Jun 29, 2011
When you think of volunteering, you probably don’t think of coloring pictures of kittycats and tugboats. But that’s exactly how I spent my Saturday morning volunteering with STAIR.
Along with 5 other volunteers, we colored, cut, and arranged different packets ofdrawings and vocabulary words. At one point, one of the volunteers asked, “Why are wecoloring these instead of the kids?” A coordinator replied, “We get this stuff out the waybecause we want them to be focused on learning to read.”
Teaching kids how to read is the goal of STAIR. Short for “Start the Adventure inReading,” STAIR is a non-profit organization focused on second graders with low literacy levels.Using a team of devoted volunteer tutors and a curriculum that employs workbooks, flashcards,games (like the sheets of “Lingo Bingo” that I colored), and books, STAIR seeks to bridge the gapbetween the present literacy level and the ideal literacy level.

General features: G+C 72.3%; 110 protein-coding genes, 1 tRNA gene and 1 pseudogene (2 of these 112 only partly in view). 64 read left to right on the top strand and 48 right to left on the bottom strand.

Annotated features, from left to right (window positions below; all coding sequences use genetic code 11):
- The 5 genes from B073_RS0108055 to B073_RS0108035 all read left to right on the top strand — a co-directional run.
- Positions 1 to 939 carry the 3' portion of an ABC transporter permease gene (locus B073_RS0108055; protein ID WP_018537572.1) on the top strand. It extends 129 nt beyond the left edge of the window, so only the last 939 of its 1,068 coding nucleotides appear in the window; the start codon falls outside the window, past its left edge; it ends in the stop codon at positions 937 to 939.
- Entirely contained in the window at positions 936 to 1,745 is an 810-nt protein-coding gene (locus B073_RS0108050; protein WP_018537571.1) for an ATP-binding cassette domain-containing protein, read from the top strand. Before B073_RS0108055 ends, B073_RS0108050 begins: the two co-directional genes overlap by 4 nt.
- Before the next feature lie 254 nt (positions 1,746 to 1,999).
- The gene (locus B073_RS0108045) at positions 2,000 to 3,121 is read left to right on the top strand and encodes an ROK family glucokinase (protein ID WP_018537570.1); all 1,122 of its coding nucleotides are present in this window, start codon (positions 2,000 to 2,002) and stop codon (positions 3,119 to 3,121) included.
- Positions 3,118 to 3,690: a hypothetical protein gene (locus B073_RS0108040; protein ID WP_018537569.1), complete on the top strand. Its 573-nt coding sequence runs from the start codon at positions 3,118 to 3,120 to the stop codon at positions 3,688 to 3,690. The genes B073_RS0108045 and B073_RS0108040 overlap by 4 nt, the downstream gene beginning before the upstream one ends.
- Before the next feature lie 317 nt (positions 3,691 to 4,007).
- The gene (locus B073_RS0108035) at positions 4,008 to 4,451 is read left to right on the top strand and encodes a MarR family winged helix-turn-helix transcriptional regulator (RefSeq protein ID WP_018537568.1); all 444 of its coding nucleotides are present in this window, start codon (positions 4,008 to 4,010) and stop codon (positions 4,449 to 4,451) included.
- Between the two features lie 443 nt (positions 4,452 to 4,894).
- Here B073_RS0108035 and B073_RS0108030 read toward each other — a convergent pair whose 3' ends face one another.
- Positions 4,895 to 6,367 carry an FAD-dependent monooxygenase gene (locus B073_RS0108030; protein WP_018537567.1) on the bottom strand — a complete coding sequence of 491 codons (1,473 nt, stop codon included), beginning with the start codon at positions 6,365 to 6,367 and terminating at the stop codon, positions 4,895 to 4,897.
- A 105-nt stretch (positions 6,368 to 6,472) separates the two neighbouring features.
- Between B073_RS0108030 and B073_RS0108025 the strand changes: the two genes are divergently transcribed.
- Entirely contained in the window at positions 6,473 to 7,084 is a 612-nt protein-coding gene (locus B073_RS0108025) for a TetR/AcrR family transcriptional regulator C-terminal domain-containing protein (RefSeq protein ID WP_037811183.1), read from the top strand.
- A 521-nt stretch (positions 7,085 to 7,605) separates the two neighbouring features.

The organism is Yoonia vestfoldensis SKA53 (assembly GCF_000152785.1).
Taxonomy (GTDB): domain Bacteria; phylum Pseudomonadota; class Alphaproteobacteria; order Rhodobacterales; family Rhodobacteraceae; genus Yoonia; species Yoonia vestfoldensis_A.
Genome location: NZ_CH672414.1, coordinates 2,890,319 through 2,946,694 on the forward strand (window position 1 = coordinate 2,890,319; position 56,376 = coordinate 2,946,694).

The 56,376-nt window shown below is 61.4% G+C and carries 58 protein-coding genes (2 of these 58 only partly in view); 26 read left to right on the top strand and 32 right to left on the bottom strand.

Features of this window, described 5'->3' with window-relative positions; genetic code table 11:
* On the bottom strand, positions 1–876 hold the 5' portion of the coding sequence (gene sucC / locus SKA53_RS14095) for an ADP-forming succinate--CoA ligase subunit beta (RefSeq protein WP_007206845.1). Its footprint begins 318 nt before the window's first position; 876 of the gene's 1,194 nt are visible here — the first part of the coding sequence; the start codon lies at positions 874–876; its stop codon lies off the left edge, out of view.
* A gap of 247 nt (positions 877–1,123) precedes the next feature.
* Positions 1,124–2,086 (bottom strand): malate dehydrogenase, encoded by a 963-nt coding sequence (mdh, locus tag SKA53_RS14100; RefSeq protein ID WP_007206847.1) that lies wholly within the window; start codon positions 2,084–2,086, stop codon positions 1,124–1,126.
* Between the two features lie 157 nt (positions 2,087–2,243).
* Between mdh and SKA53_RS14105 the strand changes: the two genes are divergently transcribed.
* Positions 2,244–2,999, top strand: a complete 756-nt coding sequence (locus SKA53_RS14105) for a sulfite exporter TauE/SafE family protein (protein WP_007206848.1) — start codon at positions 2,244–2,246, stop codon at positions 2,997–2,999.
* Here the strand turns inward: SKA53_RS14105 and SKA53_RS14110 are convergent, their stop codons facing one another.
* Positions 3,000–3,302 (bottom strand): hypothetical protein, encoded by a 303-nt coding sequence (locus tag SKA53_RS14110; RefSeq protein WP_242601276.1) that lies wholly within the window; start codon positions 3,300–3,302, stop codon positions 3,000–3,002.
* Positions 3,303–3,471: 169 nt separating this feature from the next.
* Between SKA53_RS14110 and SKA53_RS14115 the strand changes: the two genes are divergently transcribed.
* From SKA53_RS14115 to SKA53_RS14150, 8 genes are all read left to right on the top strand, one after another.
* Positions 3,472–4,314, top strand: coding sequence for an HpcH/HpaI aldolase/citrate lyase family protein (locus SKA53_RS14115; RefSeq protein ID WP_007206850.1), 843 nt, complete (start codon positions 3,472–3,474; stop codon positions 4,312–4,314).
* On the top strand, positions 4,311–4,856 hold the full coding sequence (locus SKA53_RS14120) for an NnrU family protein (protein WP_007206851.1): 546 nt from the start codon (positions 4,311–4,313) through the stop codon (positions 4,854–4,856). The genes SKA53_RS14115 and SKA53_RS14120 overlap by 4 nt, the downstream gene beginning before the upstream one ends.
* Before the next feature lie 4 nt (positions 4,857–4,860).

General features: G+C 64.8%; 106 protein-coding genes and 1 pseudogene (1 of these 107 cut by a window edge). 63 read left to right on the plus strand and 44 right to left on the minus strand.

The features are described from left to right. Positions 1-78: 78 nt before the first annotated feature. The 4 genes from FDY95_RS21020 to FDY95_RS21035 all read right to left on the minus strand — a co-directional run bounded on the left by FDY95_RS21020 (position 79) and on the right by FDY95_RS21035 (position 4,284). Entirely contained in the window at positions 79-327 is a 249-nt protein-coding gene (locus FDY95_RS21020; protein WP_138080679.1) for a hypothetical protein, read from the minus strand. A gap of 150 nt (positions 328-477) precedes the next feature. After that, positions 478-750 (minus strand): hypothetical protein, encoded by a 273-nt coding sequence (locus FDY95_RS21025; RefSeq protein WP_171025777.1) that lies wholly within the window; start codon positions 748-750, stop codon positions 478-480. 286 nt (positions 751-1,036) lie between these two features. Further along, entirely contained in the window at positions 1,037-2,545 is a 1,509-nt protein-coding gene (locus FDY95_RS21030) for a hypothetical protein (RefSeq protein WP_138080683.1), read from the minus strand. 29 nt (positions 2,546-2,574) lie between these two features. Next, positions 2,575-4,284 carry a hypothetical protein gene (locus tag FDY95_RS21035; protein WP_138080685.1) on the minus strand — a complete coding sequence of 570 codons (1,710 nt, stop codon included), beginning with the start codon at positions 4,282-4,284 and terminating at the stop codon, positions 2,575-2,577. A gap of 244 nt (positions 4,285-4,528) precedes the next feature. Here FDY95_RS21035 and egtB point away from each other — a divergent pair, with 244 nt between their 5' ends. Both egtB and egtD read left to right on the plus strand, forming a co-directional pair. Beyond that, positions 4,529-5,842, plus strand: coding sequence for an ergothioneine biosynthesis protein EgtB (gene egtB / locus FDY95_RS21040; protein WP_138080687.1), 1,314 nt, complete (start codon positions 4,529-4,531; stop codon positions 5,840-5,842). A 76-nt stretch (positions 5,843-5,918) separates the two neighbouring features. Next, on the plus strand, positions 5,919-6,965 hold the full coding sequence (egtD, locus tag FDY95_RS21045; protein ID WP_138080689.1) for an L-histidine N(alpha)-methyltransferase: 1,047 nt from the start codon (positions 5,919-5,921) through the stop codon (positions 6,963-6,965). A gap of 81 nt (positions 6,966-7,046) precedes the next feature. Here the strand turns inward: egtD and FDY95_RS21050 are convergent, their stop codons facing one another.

At STAIR, a tutor is assigned a student to work with. These one-on-one relationships offer the kids a more hands-on learning experience, but it was obvious to me that the bonds forged with the kids meant a lot to the tutors as well. The tutors I talked to on Saturday talked about how invested they became in each of their students, how they loved hearing progress reports about each of them and getting to know the families. They are people deeply devoted tothe idea of early literacy and helping the children of New Orleans. Just spending a few hours with them was a rewarding experience. Sometimes the issues facing us when it comes to earlychildhood education can seem overwhelming, but it was heartening to see this organization making a difference, one kid at a time.
If you are interested in becoming a tutor, volunteering your time in some other way, ordonating to STAIR, you can find more information at their website, stairnola.com.